Useful Tip

If you don’t have Kontakt yet, you can try free DSK piano plugin, The Grand, available here: (both for Windows and Mac). It’s a stand alone VSTi (virtual instrument) that does not require Kontakt sampler.

In your Kontakt, look on the upper left corner, and you will see a Kontakt logo, and tabs below. Click the “files” tab and navigate to the folder, where you unpacked the VSUpright. Navigate further, to Kontakt instruments, and load the K5 patch, either by dragging it into main Kontakt workarea (black on the right), or double-clicking the patch name.

The patch is just the name of the file you will see in the browser (left column, bottom).

Figure 3.6. Loading the patch.

Figure 3.7 shows what the instrument looks like after loading. Different instruments have different interfaces that are described in their manuals (most well-made instruments come with instructions).

Figure 3.7. Free upright piano instrument loaded. Don’t worry about the settings for now.

Useful Tip

If you’re using free Kontakt Player, this instrument will work only for 15 minutes (this is the limit for unofficial instruments used with free Kontakt Player). But that’s enough to start. That said, free Kontakt Player comes with Kontakt Factory library in demo version so you should find some nice piano instruments there, too.

Our instrument should be now loaded into Kontakt. As such, now it can be used to make music.

Making Music

It’s time to make some music. Close the Kontakt/FX window, and double-click on your midi box. This will open the midi track editor.

Figure 3.8. Midi editor in Reaper.

Consider the X and Y axis. The Y axis is vertical – as you can see on the right side of the editor, there are piano keys there (called a piano roll), from the lowest octave to the highest. The X axis is horizontal, this defines the time. Basically, down-up means pitch of the note, and left-right means duration of the note, and the duration of the musical piece itself.

Now we want to create music. For this chapter, don’t try to improvise, just follow me :). We’re learning basic skills here, not the art of composing.

To make a basic song, I will use the default settings – this means I will use the 120 BPM as tempo and 4/4 as time signature. These are default settings for Reaper.

You have four bars at your disposal now, bars 1-4, because this is how big selection and therefore midi box we have created earlier. In this tutorial, we will stick to this basic structure.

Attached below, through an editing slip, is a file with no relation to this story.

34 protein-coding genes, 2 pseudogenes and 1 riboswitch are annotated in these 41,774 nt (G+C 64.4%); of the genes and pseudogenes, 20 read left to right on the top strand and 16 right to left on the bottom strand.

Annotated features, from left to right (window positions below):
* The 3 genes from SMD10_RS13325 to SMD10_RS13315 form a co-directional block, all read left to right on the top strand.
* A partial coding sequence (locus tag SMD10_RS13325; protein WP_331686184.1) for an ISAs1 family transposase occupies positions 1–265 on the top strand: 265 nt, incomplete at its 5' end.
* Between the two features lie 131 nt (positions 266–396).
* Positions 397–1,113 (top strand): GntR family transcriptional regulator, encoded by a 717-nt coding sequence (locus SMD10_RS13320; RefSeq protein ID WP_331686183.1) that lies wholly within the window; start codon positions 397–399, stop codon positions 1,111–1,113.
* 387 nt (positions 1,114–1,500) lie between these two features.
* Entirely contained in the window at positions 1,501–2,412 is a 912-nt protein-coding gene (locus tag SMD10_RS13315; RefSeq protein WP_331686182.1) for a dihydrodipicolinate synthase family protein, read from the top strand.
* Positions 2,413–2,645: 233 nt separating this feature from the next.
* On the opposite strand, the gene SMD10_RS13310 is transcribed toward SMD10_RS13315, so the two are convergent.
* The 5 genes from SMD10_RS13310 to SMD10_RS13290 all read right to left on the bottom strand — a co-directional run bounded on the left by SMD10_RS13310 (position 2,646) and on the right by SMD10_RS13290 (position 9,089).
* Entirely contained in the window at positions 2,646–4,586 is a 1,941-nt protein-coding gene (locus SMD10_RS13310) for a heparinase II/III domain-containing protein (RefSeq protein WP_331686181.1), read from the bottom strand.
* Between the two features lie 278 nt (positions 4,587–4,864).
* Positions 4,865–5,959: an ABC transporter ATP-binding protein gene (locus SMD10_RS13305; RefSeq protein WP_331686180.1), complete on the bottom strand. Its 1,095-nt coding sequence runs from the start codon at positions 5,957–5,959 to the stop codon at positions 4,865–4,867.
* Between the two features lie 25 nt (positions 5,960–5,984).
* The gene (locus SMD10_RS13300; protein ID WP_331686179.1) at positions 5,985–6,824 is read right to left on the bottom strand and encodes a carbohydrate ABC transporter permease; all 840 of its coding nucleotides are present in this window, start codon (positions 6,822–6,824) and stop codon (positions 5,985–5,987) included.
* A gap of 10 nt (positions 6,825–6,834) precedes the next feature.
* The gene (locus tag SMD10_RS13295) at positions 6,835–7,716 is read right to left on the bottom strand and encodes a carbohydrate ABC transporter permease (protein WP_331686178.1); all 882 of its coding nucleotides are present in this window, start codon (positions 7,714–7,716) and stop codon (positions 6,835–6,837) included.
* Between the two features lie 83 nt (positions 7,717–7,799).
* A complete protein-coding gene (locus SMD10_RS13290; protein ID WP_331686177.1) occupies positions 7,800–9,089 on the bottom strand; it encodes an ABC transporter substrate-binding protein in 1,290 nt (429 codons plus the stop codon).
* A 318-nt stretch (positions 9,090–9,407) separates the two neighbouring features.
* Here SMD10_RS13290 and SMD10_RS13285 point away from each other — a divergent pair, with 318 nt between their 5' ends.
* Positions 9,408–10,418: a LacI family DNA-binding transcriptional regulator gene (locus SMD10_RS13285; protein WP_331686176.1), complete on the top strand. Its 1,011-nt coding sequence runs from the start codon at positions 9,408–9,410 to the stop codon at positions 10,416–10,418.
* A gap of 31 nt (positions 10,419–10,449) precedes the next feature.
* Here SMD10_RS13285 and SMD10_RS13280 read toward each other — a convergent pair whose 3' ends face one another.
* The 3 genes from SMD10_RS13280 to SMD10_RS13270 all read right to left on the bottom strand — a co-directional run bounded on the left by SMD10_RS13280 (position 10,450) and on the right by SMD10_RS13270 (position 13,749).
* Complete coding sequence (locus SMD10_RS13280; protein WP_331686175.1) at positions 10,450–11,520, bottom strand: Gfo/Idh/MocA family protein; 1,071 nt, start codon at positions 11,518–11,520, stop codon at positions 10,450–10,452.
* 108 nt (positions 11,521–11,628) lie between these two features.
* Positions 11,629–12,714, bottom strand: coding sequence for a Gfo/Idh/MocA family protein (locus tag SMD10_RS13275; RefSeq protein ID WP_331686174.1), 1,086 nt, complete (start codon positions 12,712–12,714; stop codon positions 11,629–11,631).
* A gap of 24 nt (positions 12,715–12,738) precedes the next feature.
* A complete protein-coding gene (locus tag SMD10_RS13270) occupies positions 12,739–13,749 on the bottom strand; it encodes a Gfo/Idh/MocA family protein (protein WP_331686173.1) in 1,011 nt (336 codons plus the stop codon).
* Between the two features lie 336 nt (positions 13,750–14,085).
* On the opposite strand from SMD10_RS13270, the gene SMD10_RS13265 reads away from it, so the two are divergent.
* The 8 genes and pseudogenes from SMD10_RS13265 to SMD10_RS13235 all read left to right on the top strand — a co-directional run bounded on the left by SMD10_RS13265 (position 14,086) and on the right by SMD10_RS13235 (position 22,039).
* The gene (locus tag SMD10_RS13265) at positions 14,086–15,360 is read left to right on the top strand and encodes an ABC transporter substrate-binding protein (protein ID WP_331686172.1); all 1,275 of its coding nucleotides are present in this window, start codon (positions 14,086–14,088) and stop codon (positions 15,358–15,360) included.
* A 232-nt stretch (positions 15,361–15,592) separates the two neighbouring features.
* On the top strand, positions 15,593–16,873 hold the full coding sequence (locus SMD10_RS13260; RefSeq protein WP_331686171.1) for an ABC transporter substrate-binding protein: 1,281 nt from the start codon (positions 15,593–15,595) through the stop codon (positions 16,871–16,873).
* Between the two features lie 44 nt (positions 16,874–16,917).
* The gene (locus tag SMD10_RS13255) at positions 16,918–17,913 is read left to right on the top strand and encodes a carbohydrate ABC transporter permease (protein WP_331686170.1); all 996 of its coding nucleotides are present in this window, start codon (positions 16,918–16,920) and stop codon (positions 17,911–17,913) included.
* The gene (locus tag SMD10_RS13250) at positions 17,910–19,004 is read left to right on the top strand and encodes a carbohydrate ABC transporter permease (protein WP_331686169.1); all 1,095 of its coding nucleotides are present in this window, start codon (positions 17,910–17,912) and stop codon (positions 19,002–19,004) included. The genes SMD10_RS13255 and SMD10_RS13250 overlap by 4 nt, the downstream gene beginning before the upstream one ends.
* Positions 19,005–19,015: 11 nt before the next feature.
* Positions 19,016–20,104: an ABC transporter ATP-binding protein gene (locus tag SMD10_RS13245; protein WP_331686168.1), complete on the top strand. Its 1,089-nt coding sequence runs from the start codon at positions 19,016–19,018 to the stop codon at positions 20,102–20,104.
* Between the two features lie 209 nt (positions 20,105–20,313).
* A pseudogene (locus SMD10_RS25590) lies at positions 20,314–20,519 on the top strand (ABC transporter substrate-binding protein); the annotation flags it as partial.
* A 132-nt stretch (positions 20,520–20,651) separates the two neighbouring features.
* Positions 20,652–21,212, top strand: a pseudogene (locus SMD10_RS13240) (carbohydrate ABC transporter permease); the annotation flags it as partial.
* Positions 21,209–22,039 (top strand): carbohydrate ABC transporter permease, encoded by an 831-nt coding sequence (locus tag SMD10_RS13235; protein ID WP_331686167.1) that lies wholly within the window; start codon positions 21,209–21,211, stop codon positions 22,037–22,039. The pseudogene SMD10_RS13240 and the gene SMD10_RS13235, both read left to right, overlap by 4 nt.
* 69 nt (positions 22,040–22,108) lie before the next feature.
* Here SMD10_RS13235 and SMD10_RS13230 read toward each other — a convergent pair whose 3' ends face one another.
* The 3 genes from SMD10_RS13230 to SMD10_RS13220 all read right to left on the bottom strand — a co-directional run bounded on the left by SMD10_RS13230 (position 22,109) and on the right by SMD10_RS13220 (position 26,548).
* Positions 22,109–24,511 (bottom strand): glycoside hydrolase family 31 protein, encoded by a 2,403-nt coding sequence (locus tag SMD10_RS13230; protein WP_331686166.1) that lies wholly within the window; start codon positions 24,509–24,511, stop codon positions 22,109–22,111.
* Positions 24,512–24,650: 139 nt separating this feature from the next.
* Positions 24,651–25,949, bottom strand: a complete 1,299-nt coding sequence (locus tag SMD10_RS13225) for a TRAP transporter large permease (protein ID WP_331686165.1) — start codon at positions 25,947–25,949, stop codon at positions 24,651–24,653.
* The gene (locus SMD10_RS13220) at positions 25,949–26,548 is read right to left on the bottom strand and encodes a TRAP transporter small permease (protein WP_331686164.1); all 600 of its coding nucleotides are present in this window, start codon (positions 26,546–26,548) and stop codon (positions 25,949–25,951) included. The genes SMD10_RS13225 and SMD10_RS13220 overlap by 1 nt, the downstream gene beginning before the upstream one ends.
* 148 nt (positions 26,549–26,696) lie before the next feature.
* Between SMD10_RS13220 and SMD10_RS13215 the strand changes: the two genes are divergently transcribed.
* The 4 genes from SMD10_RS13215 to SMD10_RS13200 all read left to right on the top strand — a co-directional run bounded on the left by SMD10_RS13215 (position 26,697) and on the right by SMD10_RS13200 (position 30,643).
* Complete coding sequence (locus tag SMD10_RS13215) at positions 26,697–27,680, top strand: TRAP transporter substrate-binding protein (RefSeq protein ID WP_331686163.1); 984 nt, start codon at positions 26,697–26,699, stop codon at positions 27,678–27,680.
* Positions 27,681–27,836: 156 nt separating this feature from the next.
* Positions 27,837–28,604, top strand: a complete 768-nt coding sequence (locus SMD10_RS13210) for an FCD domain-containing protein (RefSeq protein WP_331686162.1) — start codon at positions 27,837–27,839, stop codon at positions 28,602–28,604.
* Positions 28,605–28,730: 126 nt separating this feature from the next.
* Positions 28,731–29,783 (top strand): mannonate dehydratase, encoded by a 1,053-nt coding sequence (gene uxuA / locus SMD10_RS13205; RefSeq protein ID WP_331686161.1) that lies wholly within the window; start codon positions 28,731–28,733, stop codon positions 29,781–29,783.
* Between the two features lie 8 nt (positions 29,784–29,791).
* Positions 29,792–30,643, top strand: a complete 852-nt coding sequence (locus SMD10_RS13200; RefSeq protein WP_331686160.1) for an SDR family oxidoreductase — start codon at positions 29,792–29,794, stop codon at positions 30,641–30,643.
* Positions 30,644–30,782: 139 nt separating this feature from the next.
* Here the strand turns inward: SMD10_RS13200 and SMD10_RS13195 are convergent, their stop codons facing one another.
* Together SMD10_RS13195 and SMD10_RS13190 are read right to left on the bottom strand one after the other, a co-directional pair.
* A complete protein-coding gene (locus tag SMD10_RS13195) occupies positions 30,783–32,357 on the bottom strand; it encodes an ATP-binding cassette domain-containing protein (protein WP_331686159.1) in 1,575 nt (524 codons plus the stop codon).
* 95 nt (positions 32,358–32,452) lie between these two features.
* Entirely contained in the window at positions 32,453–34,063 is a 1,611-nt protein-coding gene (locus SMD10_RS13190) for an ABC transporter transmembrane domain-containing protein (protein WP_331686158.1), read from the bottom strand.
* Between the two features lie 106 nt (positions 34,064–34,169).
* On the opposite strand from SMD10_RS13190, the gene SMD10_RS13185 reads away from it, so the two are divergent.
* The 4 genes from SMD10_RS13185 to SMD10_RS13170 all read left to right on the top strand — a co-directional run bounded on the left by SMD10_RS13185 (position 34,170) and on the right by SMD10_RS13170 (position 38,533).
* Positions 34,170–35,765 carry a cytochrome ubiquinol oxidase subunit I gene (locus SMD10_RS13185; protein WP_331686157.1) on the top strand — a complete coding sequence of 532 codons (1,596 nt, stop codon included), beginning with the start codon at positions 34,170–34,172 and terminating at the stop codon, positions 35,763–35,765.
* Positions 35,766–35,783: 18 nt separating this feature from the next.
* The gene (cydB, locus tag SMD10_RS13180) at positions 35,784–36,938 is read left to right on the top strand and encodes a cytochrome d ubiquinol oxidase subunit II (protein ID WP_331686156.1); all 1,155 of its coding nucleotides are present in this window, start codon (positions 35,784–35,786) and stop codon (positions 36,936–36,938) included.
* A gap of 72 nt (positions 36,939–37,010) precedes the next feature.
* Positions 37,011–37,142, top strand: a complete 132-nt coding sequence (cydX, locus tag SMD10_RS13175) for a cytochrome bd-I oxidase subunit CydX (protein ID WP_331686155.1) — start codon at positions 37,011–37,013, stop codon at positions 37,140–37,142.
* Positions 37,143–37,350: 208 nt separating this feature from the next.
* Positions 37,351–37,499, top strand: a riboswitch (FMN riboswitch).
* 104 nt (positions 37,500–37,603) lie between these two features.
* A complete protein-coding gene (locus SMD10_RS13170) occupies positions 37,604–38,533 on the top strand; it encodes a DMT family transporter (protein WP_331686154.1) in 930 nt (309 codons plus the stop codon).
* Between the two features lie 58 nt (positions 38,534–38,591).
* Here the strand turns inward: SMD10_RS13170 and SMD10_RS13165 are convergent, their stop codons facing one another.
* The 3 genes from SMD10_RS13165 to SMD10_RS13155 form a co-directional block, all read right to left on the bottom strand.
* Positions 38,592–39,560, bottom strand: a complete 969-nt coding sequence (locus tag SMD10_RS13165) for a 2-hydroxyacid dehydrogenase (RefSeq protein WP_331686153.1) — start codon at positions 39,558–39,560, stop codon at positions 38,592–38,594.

Let’s Start With Chords

To create a simple song, we can create a very simple, very basic chord progression. Chords are sounds that are played at the same time and sound well played together. For this song, we will use a very common and simple chord progression using triads – chords that contain three notes. I–V–vi–IV progression is very simple and very popular. We will base the track on C Major scale, a very simple and basic scale, build on white keys on the piano keyboard.

Chord progression is just a couple of chords following one after another as the song progresses. The rest depends on the musician and composition, but often, entire tracks are based on a few main chords. I will explain this in another article.

Let’s start with the first chord. Each triad is made of three notes. The root, the third and the fifth. The root is the main note of the chord, the third is the note that is an interval of third apart, and the fifth is the note that is an interval of fifth apart. Intervals are explained in another article.

Figure 3.9. Our basic chord progression.

On the image above, you see: the piano roll on the left, so now you know we work on octaves 4th and 5th (based on the labeled keys like C4 or C5). You see four bars of music (notice the top scale in your midi editor). And on the bottom, you see the midi velocity control, which controls velocity – this is the bottom panel, with vertical columns, third of which is highlighted. Velocity is one of MIDI controls which basically tells the sampler how hard or how soft the note is played. We use velocity to create realism of our tracks.

Add some chords to your track. If you’re an experienced piano player, you may want to just play the keyboard and record everything, but since this is a tutorial for total beginners, I will focus on using the mouse :). Basically, left-click on the grid where you want note to be placed, and then drag the note to set its length. For now, you may notice that your notes are very red, not green – that’s because of velocity, and I will explain it later, so stick to redness for now :).